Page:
• Struggle for Life (La loi de la jungle) by Antonin Peretjatko. In his thirties, deadbteat Marc Châtaigne gets an intership with a French government ministry which consists in launching a ski resort in tropical French Guyana.
• The Woods Dreams are Made Of (Le bois dont les rêves sont faits) by Claire Simon. An engaging documentary on people in the Bois de Vincennes, a sprawling park on Paris’s southeast edge.
• This Summer Feeling (Ce sentiment de l’été) by Mikhaël Hers. It depicts three summers in the lives of those who loved Sasha, a young French woman who suddenly dies.
• Uncompleted Song (Comment c’est loin) by Orelsan and Christophe Offenstein. An hilarious and heartwarming autobiographical tale of leading French rapper Orelsan’s struggle to make his hip-hop dreams come true.
• Alice by Karine Silla Perez. A woman gives birth to a baby wearing a bracelet with the letter X, after which she starts thinking of the consequences.
• Field of Vipers (Campo de Víboras) by Cristèle Alves Meira, in competition for 2017 Cannes Festivals’ short films category. In a small Portuguese village, an old lady is found dead in her garden while her daughter fled without telling anyone.
• Haramiste by Antoine Desrosières. An 18 years-old veiled woman reminds her younger sister that she must not go talk at the young man she likes.
• Joint-Tenants (Colocataires) by Delphine Priet-Mahéo. A woman’s ordinary life if shaken up by a man’s discreet slips inside her house.
• Love by Réka Bucsi. An affection is described in three different chapters.
• The Geneva Convention (La Convention de Genève) by Benoît Martin. A young man is cought in a vendetta between teenagers, which he ends up having to take part of it.
•When You Hear the Bells (Au bruit des clochettes) by Chabname Zariab. A “batcha”, a young male prostitute living in Afhganistan feels threatened by another young boy as he progressively attracts the attention of his master.
• Partner (Réplique) by Antoine Giorgini. A candidate to an audition for a drama school feels betrayed after realizing his reading partner will not show up to the audition.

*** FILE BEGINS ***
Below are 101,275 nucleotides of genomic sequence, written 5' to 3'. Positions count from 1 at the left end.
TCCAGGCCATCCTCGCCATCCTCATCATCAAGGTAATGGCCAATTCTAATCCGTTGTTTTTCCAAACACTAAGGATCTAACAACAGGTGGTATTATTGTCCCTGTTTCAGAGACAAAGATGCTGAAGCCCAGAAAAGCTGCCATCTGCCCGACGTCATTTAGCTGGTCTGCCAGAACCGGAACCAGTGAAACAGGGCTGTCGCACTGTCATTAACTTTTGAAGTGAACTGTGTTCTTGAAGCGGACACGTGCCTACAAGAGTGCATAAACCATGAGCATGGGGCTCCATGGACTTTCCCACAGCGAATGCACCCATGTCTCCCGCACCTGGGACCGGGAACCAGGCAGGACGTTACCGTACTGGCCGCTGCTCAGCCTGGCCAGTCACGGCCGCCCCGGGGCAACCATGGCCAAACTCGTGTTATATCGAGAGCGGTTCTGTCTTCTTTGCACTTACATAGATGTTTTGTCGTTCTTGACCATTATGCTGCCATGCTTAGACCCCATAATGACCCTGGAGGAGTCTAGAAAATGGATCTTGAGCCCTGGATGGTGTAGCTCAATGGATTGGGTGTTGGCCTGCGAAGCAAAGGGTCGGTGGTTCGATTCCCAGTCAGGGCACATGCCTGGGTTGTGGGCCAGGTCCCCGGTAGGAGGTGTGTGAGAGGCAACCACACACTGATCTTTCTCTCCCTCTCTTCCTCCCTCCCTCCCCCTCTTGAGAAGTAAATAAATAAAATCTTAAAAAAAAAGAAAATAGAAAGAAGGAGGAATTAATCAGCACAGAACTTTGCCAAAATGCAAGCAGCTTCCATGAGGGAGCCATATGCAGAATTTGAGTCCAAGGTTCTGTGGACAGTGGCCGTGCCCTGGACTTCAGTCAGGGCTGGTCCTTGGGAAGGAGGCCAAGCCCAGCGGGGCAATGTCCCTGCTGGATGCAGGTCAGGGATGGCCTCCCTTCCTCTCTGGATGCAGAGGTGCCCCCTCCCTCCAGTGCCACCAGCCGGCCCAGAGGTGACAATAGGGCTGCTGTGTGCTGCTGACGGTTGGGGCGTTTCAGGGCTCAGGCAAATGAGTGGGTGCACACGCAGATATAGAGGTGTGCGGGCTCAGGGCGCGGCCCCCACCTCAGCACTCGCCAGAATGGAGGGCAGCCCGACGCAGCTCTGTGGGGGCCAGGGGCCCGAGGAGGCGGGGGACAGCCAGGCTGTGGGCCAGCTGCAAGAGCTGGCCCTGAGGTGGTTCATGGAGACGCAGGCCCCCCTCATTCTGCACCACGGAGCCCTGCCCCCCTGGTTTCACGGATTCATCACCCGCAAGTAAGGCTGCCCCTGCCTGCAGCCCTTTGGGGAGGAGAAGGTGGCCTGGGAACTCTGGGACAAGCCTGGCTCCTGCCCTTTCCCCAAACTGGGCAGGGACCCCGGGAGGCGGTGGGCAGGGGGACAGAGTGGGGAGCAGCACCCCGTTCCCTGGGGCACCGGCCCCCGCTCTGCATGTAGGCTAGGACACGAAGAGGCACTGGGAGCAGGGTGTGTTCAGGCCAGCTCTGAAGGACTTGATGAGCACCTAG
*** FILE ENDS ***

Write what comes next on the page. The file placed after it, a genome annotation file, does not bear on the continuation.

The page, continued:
In Partnership with Téléfilm Canada:
• Ville-Marie by Guy Édoin. At the Ville-Marie hospital in Montreal, two women face the metaphorical or literal loss of their sons.
The Cultural Services of the French Embassy promotes the best of French arts, literature, cinema, language, and higher education across the US. Based in New York City, Washington D.C., and eight other cities across the country, the Cultural Services brings artists, authors, educational and university programs to cities nationwide. It also builds partnerships between French and American artists, institutions and universities on both sides of the Atlantic. In New York, through its bookshop Albertine, it fosters French-American exchange around literature and the arts.www.frenchculture.orgUniFrance is the organization in charge of promoting French cinema throughout the world. Created in 1949, in the form of an association under the law of 1901, UniFrance films is administered by French state authorities, in particular the CNC (Centre national du cinéma et de l’image animée). The association has nearly 1000 members: producers of feature films and shorts, sales agents, directors, actors, authors (screenwriters) and talent agents. www.unifrance.org
Camille Desprez – + 1 (212) 439-1417 – email@example.comFrenchculture.org – @franceinnyc – facebook.com/frenchculture